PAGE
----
The ROI Argument for Account-Based Marketing

March 27, 2018

Editor's Note: This guest post is authored by Gil Allouche, CEO at Metadata.

If traditional marketing was all about volume and mass appeal, today’s digital marketing is defined by personalization and precision. Brands don’t want to waste time and marketing dollars on consumers with no interest in their business.

As digital marketing evolves, this move toward precision is growing more glaring. But it’s also opening doors to marketing ROI like most brands have never seen before. And this movement has led to a wave of B2B brands embracing an approach known as account-based marketing.

The strategy by ABM is simple: Instead of marketing to a large audience and hoping to attract new clients, businesses first make a list of companies that would make great potential clients. Then, after prioritizing this list of prospects, businesses develop a custom approach to each business, hoping their pitch speaks to the organization’s specific needs.

The goal of ABM is to concert an organization’s resources on the highest-value prospective customers possible. There’s plenty of incentive to adopt this strategy and follow it to success: Many organizations embracing ABM are seeing unprecedented ROI for their efforts.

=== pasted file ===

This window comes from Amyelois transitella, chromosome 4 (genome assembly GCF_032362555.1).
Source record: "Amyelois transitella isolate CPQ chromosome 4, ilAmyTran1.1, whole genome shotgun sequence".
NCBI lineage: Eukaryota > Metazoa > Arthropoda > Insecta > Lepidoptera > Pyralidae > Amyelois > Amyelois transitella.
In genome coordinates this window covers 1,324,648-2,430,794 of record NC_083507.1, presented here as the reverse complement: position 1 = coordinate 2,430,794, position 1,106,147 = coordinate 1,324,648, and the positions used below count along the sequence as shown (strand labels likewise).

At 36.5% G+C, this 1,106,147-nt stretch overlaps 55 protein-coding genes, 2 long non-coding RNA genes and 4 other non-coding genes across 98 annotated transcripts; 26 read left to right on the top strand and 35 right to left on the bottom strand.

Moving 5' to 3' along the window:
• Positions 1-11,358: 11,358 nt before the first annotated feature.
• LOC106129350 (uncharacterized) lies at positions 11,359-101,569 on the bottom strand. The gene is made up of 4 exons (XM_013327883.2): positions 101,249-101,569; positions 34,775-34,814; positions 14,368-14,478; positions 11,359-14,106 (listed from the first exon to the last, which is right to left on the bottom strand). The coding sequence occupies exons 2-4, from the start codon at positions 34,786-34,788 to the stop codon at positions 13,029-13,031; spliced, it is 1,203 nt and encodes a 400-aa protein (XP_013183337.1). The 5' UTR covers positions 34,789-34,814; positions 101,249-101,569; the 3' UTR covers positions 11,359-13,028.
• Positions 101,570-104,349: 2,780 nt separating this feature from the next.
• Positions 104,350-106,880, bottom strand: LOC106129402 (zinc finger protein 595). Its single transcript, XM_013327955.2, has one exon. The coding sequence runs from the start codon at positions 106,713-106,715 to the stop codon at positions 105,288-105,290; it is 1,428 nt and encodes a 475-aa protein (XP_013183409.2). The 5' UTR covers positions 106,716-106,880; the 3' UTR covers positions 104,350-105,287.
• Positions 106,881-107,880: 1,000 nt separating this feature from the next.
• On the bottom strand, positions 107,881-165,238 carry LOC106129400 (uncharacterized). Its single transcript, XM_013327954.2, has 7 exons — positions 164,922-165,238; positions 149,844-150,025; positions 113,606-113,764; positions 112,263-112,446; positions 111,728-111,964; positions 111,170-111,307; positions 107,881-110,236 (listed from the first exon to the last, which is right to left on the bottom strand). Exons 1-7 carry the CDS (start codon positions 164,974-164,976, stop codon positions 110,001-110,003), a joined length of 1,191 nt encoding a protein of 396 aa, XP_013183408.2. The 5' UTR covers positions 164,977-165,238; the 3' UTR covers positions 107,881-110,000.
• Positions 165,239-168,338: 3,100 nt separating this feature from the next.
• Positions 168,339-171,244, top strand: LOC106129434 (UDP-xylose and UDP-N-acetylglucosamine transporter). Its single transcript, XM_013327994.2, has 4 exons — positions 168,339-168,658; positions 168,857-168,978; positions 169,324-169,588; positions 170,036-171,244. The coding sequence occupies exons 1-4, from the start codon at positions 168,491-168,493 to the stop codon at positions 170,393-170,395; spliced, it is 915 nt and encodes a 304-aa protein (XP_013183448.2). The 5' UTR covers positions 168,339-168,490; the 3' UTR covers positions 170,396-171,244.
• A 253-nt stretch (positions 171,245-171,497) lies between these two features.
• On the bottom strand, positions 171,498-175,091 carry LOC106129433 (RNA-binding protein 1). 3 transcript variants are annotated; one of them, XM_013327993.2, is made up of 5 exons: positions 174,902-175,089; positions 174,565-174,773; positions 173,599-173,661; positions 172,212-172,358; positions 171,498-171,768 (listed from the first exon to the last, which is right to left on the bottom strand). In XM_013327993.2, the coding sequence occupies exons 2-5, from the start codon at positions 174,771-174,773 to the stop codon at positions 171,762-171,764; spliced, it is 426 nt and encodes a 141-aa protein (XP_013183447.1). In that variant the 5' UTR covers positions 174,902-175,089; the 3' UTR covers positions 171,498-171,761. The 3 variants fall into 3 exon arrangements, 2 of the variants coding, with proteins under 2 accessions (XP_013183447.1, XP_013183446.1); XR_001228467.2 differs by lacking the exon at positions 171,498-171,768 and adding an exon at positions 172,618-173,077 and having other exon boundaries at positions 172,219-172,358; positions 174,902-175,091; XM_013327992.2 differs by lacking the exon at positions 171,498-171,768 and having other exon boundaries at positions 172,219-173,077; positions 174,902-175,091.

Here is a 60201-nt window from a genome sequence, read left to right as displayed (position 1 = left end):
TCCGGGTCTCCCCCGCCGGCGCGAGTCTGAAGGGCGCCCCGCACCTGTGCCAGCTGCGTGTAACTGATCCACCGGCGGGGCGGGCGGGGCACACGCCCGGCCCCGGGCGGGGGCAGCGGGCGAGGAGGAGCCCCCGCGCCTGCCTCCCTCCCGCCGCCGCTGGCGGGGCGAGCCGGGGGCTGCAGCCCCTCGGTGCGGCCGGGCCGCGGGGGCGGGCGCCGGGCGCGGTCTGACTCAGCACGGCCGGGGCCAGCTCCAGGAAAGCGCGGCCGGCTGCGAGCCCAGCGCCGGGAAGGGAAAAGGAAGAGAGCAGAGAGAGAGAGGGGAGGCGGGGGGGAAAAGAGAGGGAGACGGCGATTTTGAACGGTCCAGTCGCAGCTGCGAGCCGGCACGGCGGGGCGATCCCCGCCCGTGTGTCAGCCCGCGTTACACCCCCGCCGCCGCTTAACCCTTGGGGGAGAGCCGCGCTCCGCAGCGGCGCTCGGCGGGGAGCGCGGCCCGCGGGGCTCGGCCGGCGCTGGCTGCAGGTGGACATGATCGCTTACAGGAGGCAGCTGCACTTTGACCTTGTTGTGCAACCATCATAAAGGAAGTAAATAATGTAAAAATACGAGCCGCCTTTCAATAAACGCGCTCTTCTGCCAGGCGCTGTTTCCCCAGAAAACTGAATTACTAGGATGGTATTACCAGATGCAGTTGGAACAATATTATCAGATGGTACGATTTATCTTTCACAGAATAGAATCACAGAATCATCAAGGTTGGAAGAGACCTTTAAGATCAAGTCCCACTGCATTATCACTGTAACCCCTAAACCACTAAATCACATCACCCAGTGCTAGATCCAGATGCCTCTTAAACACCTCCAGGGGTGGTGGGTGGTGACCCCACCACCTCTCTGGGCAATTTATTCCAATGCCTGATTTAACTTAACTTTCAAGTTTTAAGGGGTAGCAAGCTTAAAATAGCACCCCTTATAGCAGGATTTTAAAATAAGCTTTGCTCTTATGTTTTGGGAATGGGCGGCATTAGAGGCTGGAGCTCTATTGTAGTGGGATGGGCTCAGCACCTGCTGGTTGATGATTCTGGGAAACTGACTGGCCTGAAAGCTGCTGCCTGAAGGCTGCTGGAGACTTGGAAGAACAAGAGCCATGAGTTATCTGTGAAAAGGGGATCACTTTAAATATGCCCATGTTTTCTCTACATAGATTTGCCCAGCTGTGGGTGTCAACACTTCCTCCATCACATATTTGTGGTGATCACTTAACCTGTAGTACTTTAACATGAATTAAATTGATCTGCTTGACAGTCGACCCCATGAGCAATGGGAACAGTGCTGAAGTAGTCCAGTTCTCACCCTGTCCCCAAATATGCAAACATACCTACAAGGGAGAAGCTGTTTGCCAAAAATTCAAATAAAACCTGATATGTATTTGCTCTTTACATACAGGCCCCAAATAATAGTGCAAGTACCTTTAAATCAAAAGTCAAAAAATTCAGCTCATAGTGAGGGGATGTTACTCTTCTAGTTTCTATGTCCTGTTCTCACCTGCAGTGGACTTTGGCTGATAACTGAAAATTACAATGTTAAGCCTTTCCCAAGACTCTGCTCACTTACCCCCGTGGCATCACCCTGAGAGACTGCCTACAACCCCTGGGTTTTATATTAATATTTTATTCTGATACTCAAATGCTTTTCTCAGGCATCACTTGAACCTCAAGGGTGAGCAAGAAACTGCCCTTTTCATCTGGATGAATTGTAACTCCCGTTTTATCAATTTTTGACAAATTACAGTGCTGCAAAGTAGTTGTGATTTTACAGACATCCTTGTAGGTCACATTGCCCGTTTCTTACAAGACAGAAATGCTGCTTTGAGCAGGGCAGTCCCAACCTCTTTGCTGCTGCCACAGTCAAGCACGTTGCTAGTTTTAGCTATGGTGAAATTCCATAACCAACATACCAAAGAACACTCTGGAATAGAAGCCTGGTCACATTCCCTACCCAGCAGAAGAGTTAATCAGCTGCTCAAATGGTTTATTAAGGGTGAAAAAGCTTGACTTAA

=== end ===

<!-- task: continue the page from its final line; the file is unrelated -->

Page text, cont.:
Personalized Outreach

For prospective clients, the primary appeal of ABM is its personalization. Businesses using ABM choose prospects individually and tailor a custom outreach strategy specific to each prospect. If you’re a client on the receiving end, you get the benefit of a vendor or potential partner coming to you with a personalized pitch that speaks directly to your pain points.

Even if you’re not sure you’re interested in what they’re selling, it’s hard to turn away from that kind of attention to detail. The very nature of account-based marketing creates a platform where businesses can use specificity to build interest and spark a larger conversation about what your company offers to the client.

If this approach feels backwards compared to other modes of marketing, that’s because it is. ABM utilizes a flipped-funnel approach that starts with the target account and works to close a conversion from there. Instead of burning up resources to target a broad range of clients through somewhat relevant topics and pain points, account-based marketing concerts all of its effort on a small group of highly-targeted prospective accounts.

The ROI of this approach depends, to a great degree, on your ability to research potential leads and score them according to their likelihood of converting, your ability to reach those potential leads with personalized offers, and the estimated value of that conversion. But assuming you do your homework, this personalized approach can pave the way for big results.

Efficient Operations for Sales and Marketing

Proponents of ABM highlight its natural role in bringing sales and marketing closer together, forcing them to collaborate on developing and executing sales and marketing strategies. According to research from Bizible, marketers are 40 percent more likely to say they’ve aligned their strategy with sales thanks to account-based marketing.